Those events may have helped Americans embrace the sitcom that treated the inhumanity of war and the inanity of government with a cathartic mix of laughter and tugged heartstrings. M*A*S*H’s ratings rose in the final weeks of its first season, as more viewers began following the goings-on at the fictional 4077th Mobile Army Surgical Hospital, located near the front lines of the Korean War. That prefaced regular top-10 finishes for the rest of the show’s 11-year run. M*A*S*H’s cast, crew, and writers would carry off a slew of Emmys and Golden Globes over the next decade. The series finale is television legend; even current Super Bowls struggle to top the nearly 106 million viewers who watched “Goodbye, Farewell and Amen” on February 28, 1983. Following the program’s end, its decommissioned sets, costumes, and props became wildly popular exhibit at the Smithsonian Institution. Today, M*A*S*H continues to draw audiences in syndication, nearly a half-century after it debuted.
What made it so successful? Public reaction to Vietnam and Watergate may explain its first few years, but M*A*S*H was a TV juggernaut for the rest of its run, despite the departure of most of its original cast, change in show runners, and turnover of writers. Even the series’ shift in tenor from situation comedy to dramedy (sometimes heavy on drama) did not weaken its audience.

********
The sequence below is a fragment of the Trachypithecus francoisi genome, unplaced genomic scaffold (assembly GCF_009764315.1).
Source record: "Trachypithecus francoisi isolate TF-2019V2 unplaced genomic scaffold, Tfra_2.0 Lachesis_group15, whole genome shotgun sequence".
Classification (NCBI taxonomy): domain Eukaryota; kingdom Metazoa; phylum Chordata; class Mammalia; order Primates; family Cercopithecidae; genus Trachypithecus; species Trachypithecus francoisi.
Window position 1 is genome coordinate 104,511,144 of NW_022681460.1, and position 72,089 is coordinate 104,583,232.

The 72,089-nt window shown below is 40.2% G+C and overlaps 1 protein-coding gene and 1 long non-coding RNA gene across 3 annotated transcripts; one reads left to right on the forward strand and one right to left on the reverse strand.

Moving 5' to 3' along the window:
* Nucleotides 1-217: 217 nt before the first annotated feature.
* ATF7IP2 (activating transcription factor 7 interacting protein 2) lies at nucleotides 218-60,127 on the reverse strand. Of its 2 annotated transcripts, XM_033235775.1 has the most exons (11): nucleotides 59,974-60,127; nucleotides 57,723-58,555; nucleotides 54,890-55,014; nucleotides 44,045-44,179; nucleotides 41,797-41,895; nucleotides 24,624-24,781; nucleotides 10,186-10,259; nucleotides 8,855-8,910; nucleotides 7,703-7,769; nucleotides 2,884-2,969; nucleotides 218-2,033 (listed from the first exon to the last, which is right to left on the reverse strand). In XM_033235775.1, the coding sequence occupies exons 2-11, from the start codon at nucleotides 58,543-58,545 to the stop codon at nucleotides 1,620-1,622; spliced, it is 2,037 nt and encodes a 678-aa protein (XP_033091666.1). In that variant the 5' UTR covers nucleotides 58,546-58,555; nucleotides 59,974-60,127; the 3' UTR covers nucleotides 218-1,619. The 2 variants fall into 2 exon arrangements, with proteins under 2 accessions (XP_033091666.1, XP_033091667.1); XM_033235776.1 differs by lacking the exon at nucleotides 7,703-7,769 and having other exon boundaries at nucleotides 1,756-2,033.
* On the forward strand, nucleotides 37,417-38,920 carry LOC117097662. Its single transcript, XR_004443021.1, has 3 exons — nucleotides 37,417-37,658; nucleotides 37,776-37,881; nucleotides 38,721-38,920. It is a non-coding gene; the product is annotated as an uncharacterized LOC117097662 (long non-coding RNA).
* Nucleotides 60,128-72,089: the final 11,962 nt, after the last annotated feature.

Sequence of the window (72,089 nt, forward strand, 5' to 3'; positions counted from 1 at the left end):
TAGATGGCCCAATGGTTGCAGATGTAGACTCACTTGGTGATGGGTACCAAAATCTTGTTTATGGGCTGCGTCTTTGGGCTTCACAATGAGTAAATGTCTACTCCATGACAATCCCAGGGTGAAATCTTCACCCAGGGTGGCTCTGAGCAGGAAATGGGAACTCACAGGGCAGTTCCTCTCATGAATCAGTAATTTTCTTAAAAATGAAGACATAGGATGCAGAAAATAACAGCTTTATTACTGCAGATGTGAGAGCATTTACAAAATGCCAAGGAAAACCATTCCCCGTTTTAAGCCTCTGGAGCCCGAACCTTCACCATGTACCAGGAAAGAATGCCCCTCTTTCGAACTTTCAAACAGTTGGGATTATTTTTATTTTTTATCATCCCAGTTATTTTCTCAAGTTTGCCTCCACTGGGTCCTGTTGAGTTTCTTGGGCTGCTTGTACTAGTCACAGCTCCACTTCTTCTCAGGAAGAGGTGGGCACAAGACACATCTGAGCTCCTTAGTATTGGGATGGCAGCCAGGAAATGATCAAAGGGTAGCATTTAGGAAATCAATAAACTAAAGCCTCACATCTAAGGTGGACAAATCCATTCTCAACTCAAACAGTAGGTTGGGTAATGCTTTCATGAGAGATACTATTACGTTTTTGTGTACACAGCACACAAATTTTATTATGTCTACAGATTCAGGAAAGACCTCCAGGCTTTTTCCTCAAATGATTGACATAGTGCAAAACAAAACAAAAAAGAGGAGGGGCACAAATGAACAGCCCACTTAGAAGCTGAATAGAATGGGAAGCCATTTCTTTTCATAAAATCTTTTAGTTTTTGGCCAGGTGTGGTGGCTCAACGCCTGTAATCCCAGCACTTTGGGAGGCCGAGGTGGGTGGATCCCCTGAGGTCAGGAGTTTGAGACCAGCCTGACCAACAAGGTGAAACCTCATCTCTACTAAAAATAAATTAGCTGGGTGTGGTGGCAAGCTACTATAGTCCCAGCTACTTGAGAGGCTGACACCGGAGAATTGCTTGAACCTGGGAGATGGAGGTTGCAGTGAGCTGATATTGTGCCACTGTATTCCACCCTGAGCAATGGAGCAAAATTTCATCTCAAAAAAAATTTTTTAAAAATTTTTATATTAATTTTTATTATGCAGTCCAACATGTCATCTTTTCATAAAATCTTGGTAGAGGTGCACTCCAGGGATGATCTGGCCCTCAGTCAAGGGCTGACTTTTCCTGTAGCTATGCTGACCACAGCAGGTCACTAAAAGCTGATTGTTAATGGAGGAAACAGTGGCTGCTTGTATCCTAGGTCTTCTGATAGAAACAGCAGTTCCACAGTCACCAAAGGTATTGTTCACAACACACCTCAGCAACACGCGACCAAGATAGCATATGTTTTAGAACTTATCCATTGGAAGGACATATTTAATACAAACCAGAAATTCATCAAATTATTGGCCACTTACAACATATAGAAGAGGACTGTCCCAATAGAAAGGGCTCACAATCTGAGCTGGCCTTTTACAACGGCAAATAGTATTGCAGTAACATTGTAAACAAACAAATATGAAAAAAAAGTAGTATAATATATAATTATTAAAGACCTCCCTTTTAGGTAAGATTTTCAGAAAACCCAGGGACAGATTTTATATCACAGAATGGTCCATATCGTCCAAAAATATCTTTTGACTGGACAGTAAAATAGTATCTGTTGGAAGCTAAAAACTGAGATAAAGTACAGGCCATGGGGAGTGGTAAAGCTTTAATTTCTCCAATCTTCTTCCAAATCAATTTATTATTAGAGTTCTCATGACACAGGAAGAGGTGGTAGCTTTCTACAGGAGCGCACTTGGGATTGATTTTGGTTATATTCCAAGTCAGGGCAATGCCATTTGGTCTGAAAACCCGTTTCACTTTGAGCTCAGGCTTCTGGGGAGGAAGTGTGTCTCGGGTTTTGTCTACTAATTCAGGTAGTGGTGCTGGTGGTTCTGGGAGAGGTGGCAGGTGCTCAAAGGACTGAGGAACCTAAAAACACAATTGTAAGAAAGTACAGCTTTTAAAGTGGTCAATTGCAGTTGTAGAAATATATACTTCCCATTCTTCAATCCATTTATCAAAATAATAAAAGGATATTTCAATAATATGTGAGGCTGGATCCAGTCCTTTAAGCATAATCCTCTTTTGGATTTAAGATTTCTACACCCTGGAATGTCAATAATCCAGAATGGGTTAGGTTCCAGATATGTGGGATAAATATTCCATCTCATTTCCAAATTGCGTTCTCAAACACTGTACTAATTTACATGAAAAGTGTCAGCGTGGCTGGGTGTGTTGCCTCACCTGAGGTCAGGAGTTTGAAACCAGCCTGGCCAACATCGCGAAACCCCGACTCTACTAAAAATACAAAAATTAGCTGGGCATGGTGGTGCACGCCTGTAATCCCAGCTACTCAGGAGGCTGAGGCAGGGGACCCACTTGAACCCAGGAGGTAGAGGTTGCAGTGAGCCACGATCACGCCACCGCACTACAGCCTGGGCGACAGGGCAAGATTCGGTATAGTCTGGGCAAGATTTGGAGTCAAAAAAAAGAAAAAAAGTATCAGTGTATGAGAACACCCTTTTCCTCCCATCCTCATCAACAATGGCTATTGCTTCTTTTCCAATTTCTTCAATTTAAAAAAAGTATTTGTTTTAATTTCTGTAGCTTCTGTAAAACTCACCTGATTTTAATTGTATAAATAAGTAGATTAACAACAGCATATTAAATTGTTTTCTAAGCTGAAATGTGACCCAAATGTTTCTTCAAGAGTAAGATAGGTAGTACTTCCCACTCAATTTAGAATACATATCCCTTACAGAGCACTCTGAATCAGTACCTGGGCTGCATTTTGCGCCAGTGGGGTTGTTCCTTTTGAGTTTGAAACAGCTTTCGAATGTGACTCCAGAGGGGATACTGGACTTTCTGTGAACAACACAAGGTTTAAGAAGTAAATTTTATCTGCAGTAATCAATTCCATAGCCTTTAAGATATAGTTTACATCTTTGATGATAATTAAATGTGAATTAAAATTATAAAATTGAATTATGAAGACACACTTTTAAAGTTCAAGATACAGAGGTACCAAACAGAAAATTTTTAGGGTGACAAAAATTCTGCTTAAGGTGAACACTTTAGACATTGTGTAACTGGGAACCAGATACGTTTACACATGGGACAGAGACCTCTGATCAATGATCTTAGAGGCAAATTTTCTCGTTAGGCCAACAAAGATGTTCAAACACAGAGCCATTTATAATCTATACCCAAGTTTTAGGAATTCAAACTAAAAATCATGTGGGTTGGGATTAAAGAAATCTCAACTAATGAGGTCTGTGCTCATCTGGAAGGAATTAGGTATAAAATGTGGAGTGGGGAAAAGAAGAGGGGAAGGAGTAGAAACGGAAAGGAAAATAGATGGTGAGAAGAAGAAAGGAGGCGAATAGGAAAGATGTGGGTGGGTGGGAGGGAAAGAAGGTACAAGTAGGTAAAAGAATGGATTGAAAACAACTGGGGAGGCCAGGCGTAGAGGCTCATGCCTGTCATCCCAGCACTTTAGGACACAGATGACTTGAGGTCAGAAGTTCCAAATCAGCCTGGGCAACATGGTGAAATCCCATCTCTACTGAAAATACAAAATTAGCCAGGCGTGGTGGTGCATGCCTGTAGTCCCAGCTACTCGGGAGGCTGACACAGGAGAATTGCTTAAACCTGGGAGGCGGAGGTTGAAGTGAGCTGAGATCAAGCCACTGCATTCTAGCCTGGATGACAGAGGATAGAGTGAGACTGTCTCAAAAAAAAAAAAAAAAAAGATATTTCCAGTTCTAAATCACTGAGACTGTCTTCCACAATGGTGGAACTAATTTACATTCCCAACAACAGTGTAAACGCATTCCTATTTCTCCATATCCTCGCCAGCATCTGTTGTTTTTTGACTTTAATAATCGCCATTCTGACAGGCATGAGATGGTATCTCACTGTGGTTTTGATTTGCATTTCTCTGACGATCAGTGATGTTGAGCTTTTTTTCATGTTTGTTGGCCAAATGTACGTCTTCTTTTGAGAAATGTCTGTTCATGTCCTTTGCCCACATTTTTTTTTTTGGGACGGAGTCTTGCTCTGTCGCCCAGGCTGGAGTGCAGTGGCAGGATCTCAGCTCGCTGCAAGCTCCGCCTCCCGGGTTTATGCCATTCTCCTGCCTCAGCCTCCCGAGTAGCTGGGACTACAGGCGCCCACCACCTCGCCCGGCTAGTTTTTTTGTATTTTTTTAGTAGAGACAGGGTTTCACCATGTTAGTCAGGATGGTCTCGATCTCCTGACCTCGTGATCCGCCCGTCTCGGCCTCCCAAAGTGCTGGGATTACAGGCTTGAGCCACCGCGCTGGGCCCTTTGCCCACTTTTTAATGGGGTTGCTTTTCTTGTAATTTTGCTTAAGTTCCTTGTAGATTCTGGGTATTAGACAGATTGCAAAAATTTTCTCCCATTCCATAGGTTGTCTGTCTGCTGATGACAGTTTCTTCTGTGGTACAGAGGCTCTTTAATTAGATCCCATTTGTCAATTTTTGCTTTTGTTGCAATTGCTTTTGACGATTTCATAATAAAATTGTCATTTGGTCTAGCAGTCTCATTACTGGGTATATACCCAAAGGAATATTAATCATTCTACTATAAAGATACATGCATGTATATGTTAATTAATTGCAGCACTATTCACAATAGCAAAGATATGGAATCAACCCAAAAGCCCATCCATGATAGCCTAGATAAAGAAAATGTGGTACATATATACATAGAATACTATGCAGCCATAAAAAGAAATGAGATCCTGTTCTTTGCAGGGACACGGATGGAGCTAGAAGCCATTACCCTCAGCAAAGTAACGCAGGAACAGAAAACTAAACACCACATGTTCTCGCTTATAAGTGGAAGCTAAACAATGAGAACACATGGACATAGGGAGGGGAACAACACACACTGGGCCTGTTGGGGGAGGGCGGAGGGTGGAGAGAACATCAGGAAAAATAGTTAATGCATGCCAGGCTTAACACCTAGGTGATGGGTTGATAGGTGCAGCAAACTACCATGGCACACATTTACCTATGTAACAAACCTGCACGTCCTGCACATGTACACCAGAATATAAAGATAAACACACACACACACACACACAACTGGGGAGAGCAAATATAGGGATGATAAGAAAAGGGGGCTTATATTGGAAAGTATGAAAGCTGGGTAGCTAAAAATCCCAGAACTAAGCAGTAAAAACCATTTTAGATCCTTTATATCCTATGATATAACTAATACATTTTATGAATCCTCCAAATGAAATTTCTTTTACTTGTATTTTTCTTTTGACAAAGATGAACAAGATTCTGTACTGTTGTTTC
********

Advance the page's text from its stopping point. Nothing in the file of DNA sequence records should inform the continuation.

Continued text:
An academic thesis has argued that the show’s success came in part from its following changing public values and outlooks as the United States moved from leftish libertinism of the early 1970s, to malaise-induced cynicism of the late ‘70s, to the conservative Reagan Revolution of the early 1980s. Yet, libertarians and other classical liberals — who often find political similarities where others see left–right differences — may perceive something else: that throughout its run, M*A*S*H consistently promoted the ideals of classical liberalism.
People unfamiliar with classical liberalism may be unsurprised by the idea that M*A*S*H was a “liberal” show. Several of its cast members are vocal supporters of political causes on the left side of the U.S. political spectrum, and critics (and even some fans) of the series criticize it for being too “lefty” in its later seasons. But this is not the liberalism I mean. The philosophy of classical liberalism acknowledged that government has an important role to play in addressing truly public problems, but that individual liberty and private, consensual relationships are of paramount importance. Classical liberalism is skeptical of government power, appreciates the incentives and benefits of the marketplace, and defends civil liberties. As such, classical liberalism encompassed a broad swath of the American political spectrum as it existed in the latter part of the 20th century, from ACLU civil libertarians, to Jimmy Carter/Bill Clinton centrists, to Ronald Reagan’s small-government conservatives.
To be clear, M*A*S*H’s chief protagonist, surgeon Benjamin Franklin “Hawkeye” Pierce (played by Alan Alda), may not have been an avowed libertarian who leafed through The Road to Serfdom along with his beloved nudie magazines. But he and his comrades embraced and advocated principles and institutions that acknowledged classical liberals hold dear, as did many Americans (including both Democrats and Republicans) of that era. And today, amidst a surge in illiberalism in both the United States and abroad, the show continues to offer classical liberals both comic relief and hope.